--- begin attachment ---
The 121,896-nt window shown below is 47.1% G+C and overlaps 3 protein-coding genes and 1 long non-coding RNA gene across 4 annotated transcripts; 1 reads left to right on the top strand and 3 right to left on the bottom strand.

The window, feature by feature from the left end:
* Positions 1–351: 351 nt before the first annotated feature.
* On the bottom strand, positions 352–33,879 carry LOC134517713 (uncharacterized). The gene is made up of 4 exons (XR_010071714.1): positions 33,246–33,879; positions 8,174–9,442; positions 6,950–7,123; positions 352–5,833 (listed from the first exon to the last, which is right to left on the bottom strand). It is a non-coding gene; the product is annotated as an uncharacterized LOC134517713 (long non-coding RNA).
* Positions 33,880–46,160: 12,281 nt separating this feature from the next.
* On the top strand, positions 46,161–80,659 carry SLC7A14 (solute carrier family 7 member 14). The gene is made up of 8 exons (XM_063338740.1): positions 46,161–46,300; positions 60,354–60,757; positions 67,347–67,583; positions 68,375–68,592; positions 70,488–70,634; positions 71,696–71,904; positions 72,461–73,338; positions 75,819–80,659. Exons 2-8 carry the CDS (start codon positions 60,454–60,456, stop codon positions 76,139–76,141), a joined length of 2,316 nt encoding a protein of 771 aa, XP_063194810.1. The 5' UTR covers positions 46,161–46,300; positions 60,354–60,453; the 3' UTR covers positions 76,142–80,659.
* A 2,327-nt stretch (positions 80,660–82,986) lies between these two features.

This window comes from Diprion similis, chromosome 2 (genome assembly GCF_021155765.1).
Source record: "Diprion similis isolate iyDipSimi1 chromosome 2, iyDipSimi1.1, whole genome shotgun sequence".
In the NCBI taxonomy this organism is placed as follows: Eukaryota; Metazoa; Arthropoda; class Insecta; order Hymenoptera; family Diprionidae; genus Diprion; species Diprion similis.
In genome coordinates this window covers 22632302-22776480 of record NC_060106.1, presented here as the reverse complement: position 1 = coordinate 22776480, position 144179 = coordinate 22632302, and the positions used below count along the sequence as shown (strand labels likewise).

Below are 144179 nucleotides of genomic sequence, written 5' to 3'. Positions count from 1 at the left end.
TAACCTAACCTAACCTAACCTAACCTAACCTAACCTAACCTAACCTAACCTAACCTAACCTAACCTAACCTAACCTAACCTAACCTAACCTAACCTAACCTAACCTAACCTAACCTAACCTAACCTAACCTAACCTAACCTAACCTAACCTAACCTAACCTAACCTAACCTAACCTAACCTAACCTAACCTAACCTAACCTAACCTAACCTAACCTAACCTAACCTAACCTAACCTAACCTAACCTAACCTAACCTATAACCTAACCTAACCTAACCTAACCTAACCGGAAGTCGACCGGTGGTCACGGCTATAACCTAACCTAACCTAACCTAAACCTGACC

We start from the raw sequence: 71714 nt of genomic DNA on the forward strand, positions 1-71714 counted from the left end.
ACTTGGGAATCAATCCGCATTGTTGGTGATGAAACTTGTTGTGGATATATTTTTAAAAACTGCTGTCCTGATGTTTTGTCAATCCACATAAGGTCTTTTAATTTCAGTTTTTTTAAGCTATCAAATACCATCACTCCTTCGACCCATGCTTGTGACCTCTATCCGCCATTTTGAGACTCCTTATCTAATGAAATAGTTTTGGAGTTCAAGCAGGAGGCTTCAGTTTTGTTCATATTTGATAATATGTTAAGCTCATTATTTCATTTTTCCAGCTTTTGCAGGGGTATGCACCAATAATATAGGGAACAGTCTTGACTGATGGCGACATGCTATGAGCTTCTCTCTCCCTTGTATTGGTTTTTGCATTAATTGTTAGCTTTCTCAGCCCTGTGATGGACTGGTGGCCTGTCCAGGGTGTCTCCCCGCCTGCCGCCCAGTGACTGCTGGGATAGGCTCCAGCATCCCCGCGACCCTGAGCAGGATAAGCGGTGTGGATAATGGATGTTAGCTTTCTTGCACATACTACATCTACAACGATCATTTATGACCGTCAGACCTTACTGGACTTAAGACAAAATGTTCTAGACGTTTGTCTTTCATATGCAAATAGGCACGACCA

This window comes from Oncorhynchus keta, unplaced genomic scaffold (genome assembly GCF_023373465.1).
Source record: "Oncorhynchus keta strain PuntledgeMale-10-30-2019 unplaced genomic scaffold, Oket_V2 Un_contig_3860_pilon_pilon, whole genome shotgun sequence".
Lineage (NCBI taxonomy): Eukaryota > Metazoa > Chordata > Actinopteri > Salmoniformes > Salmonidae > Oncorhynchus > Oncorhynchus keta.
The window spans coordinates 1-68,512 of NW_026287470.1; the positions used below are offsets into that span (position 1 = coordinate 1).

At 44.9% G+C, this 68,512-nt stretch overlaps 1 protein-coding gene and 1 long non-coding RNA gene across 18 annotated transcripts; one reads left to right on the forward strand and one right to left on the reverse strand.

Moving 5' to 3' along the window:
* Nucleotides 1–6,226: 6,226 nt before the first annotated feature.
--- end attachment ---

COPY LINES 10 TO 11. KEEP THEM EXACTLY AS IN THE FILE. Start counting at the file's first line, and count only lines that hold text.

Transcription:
In the NCBI taxonomy this organism is placed as follows: Eukaryota; Metazoa; Arthropoda; class Insecta; order Hymenoptera; family Diprionidae; genus Diprion; species Diprion similis.
In genome coordinates this window covers 22632302-22776480 of record NC_060106.1, presented here as the reverse complement: position 1 = coordinate 22776480, position 144179 = coordinate 22632302, and the positions used below count along the sequence as shown (strand labels likewise).